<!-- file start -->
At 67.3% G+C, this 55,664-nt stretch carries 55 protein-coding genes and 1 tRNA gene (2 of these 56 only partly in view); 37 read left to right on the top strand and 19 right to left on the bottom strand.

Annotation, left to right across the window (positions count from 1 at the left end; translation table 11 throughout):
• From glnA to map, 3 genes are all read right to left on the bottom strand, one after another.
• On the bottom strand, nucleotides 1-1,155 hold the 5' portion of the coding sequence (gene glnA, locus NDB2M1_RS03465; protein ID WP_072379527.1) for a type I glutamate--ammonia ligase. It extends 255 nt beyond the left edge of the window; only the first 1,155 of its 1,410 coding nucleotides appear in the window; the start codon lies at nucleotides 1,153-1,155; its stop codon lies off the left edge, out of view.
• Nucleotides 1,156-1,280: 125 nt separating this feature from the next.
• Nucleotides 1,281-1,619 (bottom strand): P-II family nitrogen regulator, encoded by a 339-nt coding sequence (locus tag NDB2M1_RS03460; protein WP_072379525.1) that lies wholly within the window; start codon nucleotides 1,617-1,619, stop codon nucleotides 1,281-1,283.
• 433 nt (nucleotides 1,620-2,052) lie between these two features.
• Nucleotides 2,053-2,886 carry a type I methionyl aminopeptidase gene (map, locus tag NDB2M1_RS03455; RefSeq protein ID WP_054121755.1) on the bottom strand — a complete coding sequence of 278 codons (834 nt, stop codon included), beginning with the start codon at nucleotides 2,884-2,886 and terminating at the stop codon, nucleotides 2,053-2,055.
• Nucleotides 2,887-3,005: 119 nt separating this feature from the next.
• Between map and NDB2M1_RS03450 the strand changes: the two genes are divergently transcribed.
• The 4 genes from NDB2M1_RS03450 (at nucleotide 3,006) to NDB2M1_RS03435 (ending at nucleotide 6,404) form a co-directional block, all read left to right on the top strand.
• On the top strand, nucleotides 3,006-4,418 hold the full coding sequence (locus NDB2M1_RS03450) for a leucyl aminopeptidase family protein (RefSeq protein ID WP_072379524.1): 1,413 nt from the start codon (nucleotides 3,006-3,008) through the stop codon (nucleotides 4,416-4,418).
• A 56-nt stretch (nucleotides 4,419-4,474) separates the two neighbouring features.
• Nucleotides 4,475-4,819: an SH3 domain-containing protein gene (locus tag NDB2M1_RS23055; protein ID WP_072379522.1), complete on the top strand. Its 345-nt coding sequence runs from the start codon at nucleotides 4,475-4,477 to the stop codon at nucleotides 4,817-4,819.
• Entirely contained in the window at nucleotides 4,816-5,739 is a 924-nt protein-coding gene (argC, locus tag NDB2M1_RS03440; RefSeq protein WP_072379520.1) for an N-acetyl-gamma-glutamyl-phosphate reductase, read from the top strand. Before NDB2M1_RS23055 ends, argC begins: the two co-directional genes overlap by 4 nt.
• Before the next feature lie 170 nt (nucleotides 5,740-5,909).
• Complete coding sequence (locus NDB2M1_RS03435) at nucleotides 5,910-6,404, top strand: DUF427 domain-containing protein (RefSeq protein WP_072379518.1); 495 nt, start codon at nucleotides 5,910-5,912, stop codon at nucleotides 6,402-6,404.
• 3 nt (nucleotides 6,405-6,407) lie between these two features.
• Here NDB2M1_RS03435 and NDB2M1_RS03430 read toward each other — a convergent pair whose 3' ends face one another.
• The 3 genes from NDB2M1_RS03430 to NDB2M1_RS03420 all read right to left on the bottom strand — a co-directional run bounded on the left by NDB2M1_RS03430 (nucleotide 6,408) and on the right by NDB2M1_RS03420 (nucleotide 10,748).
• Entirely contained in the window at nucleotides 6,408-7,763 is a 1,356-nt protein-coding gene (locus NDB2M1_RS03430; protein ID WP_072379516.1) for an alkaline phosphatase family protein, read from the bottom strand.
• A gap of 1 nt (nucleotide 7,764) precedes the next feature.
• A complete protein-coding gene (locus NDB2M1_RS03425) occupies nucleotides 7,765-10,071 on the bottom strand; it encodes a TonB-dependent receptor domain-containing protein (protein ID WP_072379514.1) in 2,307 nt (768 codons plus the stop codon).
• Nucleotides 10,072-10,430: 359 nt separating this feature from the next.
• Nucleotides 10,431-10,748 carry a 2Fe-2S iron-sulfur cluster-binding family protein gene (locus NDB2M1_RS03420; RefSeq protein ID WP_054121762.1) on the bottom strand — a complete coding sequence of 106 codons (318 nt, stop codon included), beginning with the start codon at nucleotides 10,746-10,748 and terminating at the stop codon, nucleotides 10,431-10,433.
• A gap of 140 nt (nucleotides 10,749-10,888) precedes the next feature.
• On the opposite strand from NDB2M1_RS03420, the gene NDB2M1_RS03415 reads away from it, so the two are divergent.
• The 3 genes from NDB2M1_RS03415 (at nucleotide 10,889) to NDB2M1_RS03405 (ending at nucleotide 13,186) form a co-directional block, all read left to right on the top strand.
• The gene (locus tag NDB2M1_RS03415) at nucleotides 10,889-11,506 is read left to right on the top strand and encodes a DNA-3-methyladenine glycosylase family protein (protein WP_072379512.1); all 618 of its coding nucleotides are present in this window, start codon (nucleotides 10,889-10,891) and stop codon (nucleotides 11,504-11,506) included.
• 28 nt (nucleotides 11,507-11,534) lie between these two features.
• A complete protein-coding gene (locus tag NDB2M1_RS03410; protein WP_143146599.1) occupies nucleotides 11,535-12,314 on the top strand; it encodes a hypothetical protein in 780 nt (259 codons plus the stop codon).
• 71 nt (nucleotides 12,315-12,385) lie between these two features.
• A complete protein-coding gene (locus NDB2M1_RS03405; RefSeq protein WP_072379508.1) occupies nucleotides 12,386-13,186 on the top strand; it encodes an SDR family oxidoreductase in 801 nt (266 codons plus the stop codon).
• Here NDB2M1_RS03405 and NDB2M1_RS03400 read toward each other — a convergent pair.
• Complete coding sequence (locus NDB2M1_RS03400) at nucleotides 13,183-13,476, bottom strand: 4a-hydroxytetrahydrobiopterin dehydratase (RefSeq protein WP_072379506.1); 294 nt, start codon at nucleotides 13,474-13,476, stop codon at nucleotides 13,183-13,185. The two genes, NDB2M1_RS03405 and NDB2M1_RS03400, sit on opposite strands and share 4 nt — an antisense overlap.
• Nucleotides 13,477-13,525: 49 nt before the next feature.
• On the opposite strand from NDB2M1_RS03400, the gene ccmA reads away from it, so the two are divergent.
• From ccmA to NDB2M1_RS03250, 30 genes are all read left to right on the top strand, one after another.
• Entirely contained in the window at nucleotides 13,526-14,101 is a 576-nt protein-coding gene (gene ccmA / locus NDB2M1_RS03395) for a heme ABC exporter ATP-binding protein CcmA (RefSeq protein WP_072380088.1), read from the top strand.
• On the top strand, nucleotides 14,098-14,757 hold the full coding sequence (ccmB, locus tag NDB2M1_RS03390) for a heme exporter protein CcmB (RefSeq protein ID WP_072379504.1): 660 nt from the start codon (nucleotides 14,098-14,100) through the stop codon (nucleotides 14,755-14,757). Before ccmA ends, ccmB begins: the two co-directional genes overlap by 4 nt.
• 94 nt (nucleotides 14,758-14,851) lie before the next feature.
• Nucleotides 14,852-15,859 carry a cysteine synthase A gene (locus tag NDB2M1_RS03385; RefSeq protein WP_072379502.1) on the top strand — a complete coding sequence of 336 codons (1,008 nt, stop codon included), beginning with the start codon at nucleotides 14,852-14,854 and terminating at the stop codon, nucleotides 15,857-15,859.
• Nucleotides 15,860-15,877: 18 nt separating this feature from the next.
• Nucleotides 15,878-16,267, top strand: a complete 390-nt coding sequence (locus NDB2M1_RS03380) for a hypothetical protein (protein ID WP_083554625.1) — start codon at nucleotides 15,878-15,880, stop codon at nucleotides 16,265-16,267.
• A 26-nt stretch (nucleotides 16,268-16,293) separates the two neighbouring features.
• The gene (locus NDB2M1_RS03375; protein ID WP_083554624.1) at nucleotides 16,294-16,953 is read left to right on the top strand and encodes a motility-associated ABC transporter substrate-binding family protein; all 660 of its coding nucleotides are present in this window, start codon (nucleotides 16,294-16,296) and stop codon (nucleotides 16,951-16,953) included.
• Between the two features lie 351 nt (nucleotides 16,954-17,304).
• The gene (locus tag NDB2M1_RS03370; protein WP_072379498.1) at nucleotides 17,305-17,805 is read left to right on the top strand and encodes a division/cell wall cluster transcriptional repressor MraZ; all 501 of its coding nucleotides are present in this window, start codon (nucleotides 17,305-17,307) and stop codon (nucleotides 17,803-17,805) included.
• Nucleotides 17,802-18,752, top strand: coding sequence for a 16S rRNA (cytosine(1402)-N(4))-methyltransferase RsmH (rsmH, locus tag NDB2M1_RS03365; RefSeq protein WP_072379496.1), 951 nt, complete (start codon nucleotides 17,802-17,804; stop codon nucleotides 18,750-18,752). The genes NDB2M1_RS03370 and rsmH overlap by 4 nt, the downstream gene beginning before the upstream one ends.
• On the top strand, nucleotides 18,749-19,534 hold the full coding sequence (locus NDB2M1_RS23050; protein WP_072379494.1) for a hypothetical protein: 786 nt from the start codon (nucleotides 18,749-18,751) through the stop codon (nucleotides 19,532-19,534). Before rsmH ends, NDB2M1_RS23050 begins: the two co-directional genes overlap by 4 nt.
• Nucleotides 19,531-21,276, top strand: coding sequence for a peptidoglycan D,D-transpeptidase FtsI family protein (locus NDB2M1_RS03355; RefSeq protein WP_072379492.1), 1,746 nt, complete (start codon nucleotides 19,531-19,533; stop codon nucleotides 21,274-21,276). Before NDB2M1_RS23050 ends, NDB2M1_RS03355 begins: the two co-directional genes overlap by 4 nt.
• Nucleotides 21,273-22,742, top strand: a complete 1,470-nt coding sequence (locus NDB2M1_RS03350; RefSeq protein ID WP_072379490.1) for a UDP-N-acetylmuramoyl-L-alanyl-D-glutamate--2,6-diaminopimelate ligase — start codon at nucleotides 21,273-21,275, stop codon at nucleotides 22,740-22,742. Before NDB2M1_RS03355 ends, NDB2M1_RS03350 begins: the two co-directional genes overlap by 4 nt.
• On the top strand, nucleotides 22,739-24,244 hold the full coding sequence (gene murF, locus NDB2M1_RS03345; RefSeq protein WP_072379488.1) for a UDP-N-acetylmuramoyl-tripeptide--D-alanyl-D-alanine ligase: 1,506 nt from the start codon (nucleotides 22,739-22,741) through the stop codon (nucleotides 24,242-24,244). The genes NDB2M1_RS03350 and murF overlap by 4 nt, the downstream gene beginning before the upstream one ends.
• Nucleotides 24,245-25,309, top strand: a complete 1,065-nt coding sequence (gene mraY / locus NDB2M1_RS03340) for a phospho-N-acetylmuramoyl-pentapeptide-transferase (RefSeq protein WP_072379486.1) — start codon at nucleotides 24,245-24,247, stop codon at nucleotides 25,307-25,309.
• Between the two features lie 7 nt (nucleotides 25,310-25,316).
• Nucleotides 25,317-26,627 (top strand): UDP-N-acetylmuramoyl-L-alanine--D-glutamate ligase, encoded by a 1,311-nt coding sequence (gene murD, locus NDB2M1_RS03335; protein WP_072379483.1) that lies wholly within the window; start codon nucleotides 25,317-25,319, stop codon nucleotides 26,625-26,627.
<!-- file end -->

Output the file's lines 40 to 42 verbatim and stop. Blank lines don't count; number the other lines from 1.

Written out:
• On the top strand, nucleotides 14,098-14,757 hold the full coding sequence (ccmB, locus tag NDB2M1_RS03390) for a heme exporter protein CcmB (RefSeq protein ID WP_072379504.1): 660 nt from the start codon (nucleotides 14,098-14,100) through the stop codon (nucleotides 14,755-14,757). Before ccmA ends, ccmB begins: the two co-directional genes overlap by 4 nt.
• 94 nt (nucleotides 14,758-14,851) lie before the next feature.
• Nucleotides 14,852-15,859 carry a cysteine synthase A gene (locus tag NDB2M1_RS03385; RefSeq protein WP_072379502.1) on the top strand — a complete coding sequence of 336 codons (1,008 nt, stop codon included), beginning with the start codon at nucleotides 14,852-14,854 and terminating at the stop codon, nucleotides 15,857-15,859.